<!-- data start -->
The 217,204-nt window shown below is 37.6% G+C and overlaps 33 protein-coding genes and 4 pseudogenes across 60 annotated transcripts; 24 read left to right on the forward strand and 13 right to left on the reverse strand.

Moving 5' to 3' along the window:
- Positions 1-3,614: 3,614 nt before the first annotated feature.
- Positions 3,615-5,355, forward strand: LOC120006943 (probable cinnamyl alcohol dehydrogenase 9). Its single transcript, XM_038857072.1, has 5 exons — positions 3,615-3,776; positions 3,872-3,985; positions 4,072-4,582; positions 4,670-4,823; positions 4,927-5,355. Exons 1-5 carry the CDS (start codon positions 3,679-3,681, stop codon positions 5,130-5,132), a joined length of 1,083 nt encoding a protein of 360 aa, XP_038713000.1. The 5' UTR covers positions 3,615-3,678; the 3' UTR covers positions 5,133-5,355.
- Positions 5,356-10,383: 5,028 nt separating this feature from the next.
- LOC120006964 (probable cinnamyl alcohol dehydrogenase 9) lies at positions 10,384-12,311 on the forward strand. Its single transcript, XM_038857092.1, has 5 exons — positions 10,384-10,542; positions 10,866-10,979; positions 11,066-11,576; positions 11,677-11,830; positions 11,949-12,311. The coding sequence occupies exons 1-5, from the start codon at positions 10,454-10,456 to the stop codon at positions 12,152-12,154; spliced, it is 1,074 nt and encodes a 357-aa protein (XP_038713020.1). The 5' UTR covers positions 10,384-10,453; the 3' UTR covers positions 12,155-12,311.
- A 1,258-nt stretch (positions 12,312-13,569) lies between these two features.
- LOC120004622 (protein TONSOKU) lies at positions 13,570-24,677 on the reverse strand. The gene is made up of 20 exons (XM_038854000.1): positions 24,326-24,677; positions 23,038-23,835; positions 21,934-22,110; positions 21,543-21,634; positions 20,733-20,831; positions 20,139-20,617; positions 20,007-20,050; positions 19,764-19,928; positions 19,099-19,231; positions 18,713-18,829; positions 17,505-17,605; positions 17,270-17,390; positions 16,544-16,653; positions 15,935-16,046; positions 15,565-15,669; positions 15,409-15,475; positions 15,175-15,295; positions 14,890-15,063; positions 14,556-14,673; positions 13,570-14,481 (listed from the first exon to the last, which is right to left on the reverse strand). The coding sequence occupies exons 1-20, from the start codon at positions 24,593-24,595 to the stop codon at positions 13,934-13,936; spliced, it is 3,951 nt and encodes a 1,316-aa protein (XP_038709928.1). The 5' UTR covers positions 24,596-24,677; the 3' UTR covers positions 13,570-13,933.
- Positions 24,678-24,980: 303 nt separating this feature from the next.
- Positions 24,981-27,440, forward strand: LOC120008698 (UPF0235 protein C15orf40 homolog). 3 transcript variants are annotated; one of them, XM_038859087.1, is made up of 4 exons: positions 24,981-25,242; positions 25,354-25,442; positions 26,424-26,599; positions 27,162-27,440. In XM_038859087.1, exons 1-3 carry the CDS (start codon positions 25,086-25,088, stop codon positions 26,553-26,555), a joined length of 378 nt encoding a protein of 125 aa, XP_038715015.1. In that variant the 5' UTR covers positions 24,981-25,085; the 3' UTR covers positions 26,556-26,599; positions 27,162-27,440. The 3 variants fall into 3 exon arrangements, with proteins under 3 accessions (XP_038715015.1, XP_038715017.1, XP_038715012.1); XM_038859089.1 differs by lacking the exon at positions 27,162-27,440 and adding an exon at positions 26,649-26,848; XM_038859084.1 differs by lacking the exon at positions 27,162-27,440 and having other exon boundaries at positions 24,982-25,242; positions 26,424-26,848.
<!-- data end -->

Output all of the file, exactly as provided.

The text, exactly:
The 217,204-nt window shown below is 37.6% G+C and overlaps 33 protein-coding genes and 4 pseudogenes across 60 annotated transcripts; 24 read left to right on the forward strand and 13 right to left on the reverse strand.

Moving 5' to 3' along the window:
- Positions 1-3,614: 3,614 nt before the first annotated feature.
- Positions 3,615-5,355, forward strand: LOC120006943 (probable cinnamyl alcohol dehydrogenase 9). Its single transcript, XM_038857072.1, has 5 exons — positions 3,615-3,776; positions 3,872-3,985; positions 4,072-4,582; positions 4,670-4,823; positions 4,927-5,355. Exons 1-5 carry the CDS (start codon positions 3,679-3,681, stop codon positions 5,130-5,132), a joined length of 1,083 nt encoding a protein of 360 aa, XP_038713000.1. The 5' UTR covers positions 3,615-3,678; the 3' UTR covers positions 5,133-5,355.
- Positions 5,356-10,383: 5,028 nt separating this feature from the next.
- LOC120006964 (probable cinnamyl alcohol dehydrogenase 9) lies at positions 10,384-12,311 on the forward strand. Its single transcript, XM_038857092.1, has 5 exons — positions 10,384-10,542; positions 10,866-10,979; positions 11,066-11,576; positions 11,677-11,830; positions 11,949-12,311. The coding sequence occupies exons 1-5, from the start codon at positions 10,454-10,456 to the stop codon at positions 12,152-12,154; spliced, it is 1,074 nt and encodes a 357-aa protein (XP_038713020.1). The 5' UTR covers positions 10,384-10,453; the 3' UTR covers positions 12,155-12,311.
- A 1,258-nt stretch (positions 12,312-13,569) lies between these two features.
- LOC120004622 (protein TONSOKU) lies at positions 13,570-24,677 on the reverse strand. The gene is made up of 20 exons (XM_038854000.1): positions 24,326-24,677; positions 23,038-23,835; positions 21,934-22,110; positions 21,543-21,634; positions 20,733-20,831; positions 20,139-20,617; positions 20,007-20,050; positions 19,764-19,928; positions 19,099-19,231; positions 18,713-18,829; positions 17,505-17,605; positions 17,270-17,390; positions 16,544-16,653; positions 15,935-16,046; positions 15,565-15,669; positions 15,409-15,475; positions 15,175-15,295; positions 14,890-15,063; positions 14,556-14,673; positions 13,570-14,481 (listed from the first exon to the last, which is right to left on the reverse strand). The coding sequence occupies exons 1-20, from the start codon at positions 24,593-24,595 to the stop codon at positions 13,934-13,936; spliced, it is 3,951 nt and encodes a 1,316-aa protein (XP_038709928.1). The 5' UTR covers positions 24,596-24,677; the 3' UTR covers positions 13,570-13,933.
- Positions 24,678-24,980: 303 nt separating this feature from the next.
- Positions 24,981-27,440, forward strand: LOC120008698 (UPF0235 protein C15orf40 homolog). 3 transcript variants are annotated; one of them, XM_038859087.1, is made up of 4 exons: positions 24,981-25,242; positions 25,354-25,442; positions 26,424-26,599; positions 27,162-27,440. In XM_038859087.1, exons 1-3 carry the CDS (start codon positions 25,086-25,088, stop codon positions 26,553-26,555), a joined length of 378 nt encoding a protein of 125 aa, XP_038715015.1. In that variant the 5' UTR covers positions 24,981-25,085; the 3' UTR covers positions 26,556-26,599; positions 27,162-27,440. The 3 variants fall into 3 exon arrangements, with proteins under 3 accessions (XP_038715015.1, XP_038715017.1, XP_038715012.1); XM_038859089.1 differs by lacking the exon at positions 27,162-27,440 and adding an exon at positions 26,649-26,848; XM_038859084.1 differs by lacking the exon at positions 27,162-27,440 and having other exon boundaries at positions 24,982-25,242; positions 26,424-26,848.